Independence is individual autonomy. It’s the freedom to govern yourself and to rely upon your own independent judgment.
Independence is individual freedom.
What is individual freedom?
Freedom in its fundamental form has one and only one meaning: it is the omission of state force.
Freedom is the absence state force and government compulsion.
Freedom means that you are left alone.
The thing that distinguishes the free person from the unfree person is voluntary, consensual action versus action that is coerced, compelled, or physically forced.
Freedom is one of those things that virtually everyone believes in — that is, until everyone finds out what freedom actually means. At which point, almost no one believes in it.
The difficult thing for so many people to accept about freedom is that it doesn’t actually guarantee much of anything. It doesn’t guarantee success or happiness, or shelter, or food, or healthcare, or education, or a universal basic income, or a level playing field, or a level training field, or anything else that must ultimately derive from the production or labor of others.
Nature guarantees no creature automatic survival or prosperity — the human creature included.
That which is required for life and prosperity comes about through work and the process of voluntary exchange.
There is no type of freedom other than the type that voluntary exchange brings about.
Freedom simply means that you are free to pursue all those things and that if you achieve them, including any and all wealth you may earn from the division of labor and the process of voluntary, consensual exchange, are yours unalienably — which means: these things cannot be taken, transferred, revoked, or made alien.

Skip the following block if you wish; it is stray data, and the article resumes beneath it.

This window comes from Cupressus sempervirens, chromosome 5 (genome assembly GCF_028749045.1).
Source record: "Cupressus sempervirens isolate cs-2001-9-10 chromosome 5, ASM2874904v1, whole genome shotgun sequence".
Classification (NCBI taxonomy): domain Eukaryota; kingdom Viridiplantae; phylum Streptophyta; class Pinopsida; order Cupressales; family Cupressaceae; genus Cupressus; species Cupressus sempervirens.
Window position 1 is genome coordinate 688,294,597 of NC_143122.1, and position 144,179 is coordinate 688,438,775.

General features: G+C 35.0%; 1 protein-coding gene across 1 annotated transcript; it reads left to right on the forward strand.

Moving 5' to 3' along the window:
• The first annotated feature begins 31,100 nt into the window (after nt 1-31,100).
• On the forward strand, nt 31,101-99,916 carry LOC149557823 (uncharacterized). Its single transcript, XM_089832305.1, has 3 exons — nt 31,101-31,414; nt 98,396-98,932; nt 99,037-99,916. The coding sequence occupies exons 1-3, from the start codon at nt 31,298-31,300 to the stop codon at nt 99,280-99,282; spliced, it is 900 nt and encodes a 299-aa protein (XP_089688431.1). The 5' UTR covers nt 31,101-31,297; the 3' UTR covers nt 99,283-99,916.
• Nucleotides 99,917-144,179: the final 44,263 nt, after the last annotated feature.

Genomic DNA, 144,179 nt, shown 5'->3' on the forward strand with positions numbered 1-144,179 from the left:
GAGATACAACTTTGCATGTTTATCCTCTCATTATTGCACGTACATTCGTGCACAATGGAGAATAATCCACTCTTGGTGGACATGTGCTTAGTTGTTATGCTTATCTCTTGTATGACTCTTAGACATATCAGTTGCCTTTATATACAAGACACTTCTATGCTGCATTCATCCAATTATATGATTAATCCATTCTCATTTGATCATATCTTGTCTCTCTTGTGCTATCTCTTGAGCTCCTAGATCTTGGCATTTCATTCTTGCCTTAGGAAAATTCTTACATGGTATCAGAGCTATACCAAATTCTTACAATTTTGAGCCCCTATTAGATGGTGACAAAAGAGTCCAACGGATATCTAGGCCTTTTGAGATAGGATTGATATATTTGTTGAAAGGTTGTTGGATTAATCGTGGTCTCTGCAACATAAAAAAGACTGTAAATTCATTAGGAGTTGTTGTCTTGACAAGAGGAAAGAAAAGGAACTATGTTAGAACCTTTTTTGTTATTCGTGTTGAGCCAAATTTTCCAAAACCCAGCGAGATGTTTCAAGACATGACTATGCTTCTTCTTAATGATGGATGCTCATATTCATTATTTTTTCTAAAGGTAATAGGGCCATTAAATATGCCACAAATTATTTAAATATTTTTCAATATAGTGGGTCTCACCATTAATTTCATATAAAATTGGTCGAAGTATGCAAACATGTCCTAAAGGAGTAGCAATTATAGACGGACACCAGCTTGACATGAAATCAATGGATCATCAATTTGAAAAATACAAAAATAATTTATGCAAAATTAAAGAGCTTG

“The legitimate functions of government extend only to such acts as are injurious to others,” wrote Thomas Jefferson, circa 1785, in his slender book Notes on the State of Virginia, and here Thomas Jefferson is speaking of — and against — the instigation of force.
Around the same time Thomas Jefferson was writing those words, another erudite fellow, a German named Wilhelm von Humboldt, independently came to the same conclusion:
“Any state interference into private affairs, where there is no reference to violence done to individual rights, should be absolutely condemned” (Wilhelm von Humboldt, The Limits of State Action, 1791).
That — the absence of violence, the omission of force — is finally what Independence Day is all about.
Happy 4th of July!